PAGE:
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Here is an image. My question is simple: what is this? (As a side note, I did not invent this, and it was not intended by its creator to be a puzzle.)

first image

PS: If you believe you have solved it, see if you can figure out this second image.

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  • $\begingroup$ A meta-puzzle: Can you figure out why this was invented? $\endgroup$ Apr 12, 2022 at 0:47
  • $\begingroup$ (also, can anyone help me think of a better title for this post?) $\endgroup$ Apr 12, 2022 at 0:48
  • $\begingroup$ Please dont post the answer with the question? Because the main idea of puzzling.se is to solve the puzzles given by others. $\endgroup$
    – Varun W.
    Apr 12, 2022 at 0:52
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    $\begingroup$ @VarunW. That is not the answer; it is a second puzzle. $\endgroup$ Apr 12, 2022 at 0:53
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    $\begingroup$ @VarunW. They are not disconnected, either. I think you will understand the connection once you solve the puzzle. $\endgroup$ Apr 12, 2022 at 0:56

1 Answer 1

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Maybe not the final answer, but:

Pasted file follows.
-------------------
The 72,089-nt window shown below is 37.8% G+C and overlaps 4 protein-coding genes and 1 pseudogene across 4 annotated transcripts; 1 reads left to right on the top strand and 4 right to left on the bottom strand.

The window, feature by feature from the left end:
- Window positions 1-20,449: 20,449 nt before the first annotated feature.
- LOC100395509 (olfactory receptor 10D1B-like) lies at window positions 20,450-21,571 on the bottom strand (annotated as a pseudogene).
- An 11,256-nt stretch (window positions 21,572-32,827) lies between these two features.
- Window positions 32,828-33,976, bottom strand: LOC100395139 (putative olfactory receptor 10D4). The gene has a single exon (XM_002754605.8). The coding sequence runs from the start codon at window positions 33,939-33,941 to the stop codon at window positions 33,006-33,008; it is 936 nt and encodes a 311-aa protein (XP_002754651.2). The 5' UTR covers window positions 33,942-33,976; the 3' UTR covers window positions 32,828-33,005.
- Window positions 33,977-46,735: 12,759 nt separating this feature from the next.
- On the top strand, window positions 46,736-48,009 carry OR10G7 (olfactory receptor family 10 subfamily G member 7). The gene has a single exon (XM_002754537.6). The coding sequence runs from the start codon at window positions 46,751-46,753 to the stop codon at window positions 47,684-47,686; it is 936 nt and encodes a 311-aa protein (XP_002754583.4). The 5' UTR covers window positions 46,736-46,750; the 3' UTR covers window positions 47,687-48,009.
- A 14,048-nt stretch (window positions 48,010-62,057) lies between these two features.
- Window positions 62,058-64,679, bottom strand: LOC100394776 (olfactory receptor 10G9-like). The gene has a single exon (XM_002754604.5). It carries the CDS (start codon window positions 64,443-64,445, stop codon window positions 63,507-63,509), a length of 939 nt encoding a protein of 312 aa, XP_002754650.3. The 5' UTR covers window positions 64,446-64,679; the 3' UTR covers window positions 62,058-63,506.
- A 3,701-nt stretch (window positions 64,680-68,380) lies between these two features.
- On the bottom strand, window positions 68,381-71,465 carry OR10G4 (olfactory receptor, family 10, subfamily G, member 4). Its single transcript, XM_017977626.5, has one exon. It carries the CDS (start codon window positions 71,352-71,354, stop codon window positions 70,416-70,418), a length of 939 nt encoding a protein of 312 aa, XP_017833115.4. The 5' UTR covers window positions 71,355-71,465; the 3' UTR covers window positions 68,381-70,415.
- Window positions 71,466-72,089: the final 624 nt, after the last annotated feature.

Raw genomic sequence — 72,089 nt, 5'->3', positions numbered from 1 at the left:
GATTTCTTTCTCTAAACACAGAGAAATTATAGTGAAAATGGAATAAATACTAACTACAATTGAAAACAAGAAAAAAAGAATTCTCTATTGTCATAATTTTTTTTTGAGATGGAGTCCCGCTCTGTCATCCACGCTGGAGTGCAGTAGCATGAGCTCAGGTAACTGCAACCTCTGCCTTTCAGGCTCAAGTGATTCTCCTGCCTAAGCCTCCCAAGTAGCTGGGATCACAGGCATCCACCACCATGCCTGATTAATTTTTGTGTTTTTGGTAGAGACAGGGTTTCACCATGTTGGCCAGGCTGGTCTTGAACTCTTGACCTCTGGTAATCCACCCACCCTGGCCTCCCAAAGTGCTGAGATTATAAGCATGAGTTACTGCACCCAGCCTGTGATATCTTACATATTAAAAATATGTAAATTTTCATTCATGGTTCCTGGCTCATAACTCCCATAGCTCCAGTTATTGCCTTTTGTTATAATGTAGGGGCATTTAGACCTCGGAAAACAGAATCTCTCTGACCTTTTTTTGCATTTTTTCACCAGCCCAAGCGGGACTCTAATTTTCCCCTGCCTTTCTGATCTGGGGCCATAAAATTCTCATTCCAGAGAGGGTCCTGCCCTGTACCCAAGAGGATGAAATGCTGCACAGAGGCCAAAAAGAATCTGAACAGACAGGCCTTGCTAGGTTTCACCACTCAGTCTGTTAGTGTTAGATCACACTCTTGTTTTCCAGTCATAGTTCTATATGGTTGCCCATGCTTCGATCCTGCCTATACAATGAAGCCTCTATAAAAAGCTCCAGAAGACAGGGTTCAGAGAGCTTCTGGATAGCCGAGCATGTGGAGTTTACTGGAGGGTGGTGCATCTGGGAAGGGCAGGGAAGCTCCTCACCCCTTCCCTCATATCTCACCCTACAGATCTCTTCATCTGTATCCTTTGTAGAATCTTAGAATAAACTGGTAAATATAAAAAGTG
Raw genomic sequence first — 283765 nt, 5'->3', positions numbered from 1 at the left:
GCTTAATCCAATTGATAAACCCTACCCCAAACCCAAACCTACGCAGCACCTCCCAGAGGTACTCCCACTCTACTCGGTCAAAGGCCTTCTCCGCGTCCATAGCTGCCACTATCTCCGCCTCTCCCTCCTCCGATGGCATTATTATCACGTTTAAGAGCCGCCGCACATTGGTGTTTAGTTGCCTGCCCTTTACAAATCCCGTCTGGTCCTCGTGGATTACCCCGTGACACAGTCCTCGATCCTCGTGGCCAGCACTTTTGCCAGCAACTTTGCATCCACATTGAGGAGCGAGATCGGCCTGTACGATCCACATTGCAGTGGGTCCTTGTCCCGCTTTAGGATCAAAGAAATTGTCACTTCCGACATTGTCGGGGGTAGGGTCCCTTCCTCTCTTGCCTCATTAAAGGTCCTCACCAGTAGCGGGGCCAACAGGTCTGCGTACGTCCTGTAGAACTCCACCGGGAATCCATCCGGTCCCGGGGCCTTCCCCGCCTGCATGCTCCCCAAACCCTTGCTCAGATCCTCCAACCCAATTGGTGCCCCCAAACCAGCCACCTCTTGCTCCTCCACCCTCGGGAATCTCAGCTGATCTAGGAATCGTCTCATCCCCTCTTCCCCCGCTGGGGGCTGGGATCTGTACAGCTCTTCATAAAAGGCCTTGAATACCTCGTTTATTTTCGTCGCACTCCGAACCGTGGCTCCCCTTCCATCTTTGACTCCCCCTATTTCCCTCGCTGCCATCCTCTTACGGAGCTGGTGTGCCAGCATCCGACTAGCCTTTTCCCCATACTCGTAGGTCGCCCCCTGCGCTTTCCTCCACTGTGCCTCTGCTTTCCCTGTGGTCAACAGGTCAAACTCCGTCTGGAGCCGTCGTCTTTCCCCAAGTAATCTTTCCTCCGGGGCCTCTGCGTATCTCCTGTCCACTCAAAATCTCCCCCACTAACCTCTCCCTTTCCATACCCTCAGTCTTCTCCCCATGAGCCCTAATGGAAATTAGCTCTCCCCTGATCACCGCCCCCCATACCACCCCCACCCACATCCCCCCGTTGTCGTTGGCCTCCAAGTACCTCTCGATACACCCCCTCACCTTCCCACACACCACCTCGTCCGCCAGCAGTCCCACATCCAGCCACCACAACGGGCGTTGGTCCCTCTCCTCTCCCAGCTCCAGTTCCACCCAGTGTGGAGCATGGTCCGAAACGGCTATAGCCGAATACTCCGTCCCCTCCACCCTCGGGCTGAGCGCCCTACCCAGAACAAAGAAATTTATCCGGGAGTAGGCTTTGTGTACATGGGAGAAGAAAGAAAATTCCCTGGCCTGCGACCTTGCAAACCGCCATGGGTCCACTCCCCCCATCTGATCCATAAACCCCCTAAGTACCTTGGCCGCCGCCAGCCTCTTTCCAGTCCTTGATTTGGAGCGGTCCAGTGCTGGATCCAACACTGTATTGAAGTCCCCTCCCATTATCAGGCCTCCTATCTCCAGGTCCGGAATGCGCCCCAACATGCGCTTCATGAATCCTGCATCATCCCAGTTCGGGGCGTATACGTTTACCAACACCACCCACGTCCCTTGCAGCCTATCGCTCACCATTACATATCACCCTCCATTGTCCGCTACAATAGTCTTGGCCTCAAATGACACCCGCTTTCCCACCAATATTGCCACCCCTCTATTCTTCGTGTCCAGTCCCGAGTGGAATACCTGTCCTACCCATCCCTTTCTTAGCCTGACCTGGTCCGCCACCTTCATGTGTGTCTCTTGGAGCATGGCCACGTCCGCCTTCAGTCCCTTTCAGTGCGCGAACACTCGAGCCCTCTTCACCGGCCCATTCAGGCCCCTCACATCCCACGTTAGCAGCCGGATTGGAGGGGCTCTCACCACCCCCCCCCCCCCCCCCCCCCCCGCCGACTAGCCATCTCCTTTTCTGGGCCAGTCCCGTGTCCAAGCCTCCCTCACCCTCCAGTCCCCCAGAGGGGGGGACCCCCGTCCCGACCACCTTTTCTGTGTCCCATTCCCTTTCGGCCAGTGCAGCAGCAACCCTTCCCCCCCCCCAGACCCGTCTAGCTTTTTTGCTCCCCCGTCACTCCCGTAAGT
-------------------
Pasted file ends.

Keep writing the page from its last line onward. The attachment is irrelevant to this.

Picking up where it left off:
There are 26 symbol packs (a few of them solo symbols), as many as in our alphabet. So I assume each of them stands for a letter. Some of the circles are there multiple times and there is a system behind it. For example the ones I noticed first:

  • the two circles that could mean 'u' are also the last two circles of 'w' (double-u).

  • the 5th circle, the 'e', is the second symbol on many letters, that are spoken with an e, like d,t,p ('de, te, pe') but it doesn't appear on for example l, m, n.

So - what is this?

I think it's kind of a cipher for the english alphabet, that depicts how the letters are actually spoken. Like you would write ae, be, ce...til zed. I had a theory that - as the circles remind me of emojis/faces - it has to do with how you move your mouth or lips, but the second image kind of destroyed that idea, as I can't remember to ever make the first or third symbol with my mouth :) Nevertheless, they proved me right in the alphabet idea, because here you see the numbers one to ten. Two is 't' and 'u', seven is 's', 'a', 'v' and 'n'. Some symbols are new, because they're not included in the alphabet like 'th' in three.

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    $\begingroup$ Correct! (And it is meant to be how you move your lips. The first character in the second image is lips pursed for a 'w' sound. the third character in the second image is arguably the worst symbol in the set; it has the same mouth shape as the 't' and 'd', but it also has a line representing the nose and a star representing abstractly 'this one involves the nose', signifying a nasal sound like 'n'. Re: 7, carefully note the distinction between the 'eh' and 'ah' symbols.) The symbols were developed to teach Deaf children how to articulate speech. $\endgroup$ Apr 24, 2022 at 11:53
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    $\begingroup$ Oh that's a really cool thing. I can see how it fits for most of the letters, just got distracted. Thank you for teaching me something new :) $\endgroup$
    – Gahja
    Apr 24, 2022 at 15:43

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